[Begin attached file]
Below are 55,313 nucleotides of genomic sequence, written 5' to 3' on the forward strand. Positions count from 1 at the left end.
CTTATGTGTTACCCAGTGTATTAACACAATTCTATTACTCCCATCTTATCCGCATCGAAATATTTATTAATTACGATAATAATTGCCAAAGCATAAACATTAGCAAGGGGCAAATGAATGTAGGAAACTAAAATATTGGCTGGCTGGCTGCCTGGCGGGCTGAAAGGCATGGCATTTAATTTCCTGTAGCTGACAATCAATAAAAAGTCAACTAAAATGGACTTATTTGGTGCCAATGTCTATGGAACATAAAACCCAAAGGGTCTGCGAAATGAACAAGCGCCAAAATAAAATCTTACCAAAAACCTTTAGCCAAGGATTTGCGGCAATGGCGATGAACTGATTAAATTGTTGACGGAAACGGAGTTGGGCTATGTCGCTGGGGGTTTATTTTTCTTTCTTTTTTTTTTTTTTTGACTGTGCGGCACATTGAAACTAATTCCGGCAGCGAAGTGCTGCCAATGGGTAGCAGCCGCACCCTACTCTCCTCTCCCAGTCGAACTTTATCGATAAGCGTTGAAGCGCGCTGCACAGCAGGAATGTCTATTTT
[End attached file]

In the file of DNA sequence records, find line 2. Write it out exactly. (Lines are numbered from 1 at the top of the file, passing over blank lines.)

CTTATGTGTTACCCAGTGTATTAACACAATTCTATTACTCCCATCTTATCCGCATCGAAATATTTATTAATTACGATAATAATTGCCAAAGCATAAACATTAGCAAGGGGCAAATGAATGTAGGAAACTAAAATATTGGCTGGCTGGCTGCCTGGCGGGCTGAAAGGCATGGCATTTAATTTCCTGTAGCTGACAATCAATAAAAAGTCAACTAAAATGGACTTATTTGGTGCCAATGTCTATGGAACATAAAACCCAAAGGGTCTGCGAAATGAACAAGCGCCAAAATAAAATCTTACCAAAAACCTTTAGCCAAGGATTTGCGGCAATGGCGATGAACTGATTAAATTGTTGACGGAAACGGAGTTGGGCTATGTCGCTGGGGGTTTATTTTTCTTTCTTTTTTTTTTTTTTTGACTGTGCGGCACATTGAAACTAATTCCGGCAGCGAAGTGCTGCCAATGGGTAGCAGCCGCACCCTACTCTCCTCTCCCAGTCGAACTTTATCGATAAGCGTTGAAGCGCGCTGCACAGCAGGAATGTCTATTTT